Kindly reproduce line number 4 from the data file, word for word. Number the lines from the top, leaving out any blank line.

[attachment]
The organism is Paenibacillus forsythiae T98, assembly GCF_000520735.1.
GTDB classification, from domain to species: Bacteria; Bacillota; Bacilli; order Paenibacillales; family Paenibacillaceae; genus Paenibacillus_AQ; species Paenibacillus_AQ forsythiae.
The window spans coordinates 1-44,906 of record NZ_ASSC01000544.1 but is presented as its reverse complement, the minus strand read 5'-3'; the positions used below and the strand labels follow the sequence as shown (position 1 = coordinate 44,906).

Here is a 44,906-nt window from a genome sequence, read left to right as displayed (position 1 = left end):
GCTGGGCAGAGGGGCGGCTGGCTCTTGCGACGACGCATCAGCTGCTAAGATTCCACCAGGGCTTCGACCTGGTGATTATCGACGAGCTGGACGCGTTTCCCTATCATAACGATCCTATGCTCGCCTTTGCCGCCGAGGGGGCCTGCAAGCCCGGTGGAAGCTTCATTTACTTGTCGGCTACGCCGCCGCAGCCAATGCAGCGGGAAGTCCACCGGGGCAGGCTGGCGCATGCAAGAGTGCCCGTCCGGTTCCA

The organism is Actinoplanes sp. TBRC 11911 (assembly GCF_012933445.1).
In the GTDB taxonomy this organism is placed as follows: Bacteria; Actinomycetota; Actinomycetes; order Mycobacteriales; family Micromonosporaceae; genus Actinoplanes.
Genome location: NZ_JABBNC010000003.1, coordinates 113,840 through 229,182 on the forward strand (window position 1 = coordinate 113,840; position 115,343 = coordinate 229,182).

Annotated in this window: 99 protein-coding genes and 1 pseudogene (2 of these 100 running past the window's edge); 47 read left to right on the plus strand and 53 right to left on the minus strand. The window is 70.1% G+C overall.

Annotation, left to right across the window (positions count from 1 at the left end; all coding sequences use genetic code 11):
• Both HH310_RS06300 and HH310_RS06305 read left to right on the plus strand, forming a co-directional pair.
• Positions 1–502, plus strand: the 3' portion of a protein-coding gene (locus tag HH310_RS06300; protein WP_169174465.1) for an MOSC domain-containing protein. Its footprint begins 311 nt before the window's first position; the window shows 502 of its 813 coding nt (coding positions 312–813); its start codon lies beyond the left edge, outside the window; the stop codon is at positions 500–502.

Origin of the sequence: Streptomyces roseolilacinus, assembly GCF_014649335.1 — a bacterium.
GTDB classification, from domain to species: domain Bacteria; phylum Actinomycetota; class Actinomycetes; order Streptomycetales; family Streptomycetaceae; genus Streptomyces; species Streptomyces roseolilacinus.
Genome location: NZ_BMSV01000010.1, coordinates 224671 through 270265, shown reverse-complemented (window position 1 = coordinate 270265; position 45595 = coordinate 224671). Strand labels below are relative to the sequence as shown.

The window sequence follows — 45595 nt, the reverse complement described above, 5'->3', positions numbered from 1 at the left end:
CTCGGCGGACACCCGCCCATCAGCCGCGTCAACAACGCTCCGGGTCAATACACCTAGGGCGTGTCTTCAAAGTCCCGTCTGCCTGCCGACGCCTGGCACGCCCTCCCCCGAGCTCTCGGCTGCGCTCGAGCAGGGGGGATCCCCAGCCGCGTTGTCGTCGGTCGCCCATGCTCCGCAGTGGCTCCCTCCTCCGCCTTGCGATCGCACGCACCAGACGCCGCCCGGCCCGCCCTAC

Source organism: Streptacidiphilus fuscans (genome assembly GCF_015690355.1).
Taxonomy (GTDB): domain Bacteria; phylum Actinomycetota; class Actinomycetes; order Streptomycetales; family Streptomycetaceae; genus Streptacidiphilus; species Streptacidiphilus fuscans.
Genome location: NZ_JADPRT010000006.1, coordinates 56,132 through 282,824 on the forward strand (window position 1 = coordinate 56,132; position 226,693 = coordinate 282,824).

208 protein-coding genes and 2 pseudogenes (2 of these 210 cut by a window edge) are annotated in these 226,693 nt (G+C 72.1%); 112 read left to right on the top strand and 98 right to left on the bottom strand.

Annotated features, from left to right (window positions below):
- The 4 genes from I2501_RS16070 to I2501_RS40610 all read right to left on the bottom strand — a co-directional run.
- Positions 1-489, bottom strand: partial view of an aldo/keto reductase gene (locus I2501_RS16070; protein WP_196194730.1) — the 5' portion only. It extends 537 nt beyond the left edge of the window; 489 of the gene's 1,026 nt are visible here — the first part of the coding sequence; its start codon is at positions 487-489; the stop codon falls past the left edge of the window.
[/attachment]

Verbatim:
Here is a 44,906-nt window from a genome sequence, read left to right as displayed (position 1 = left end):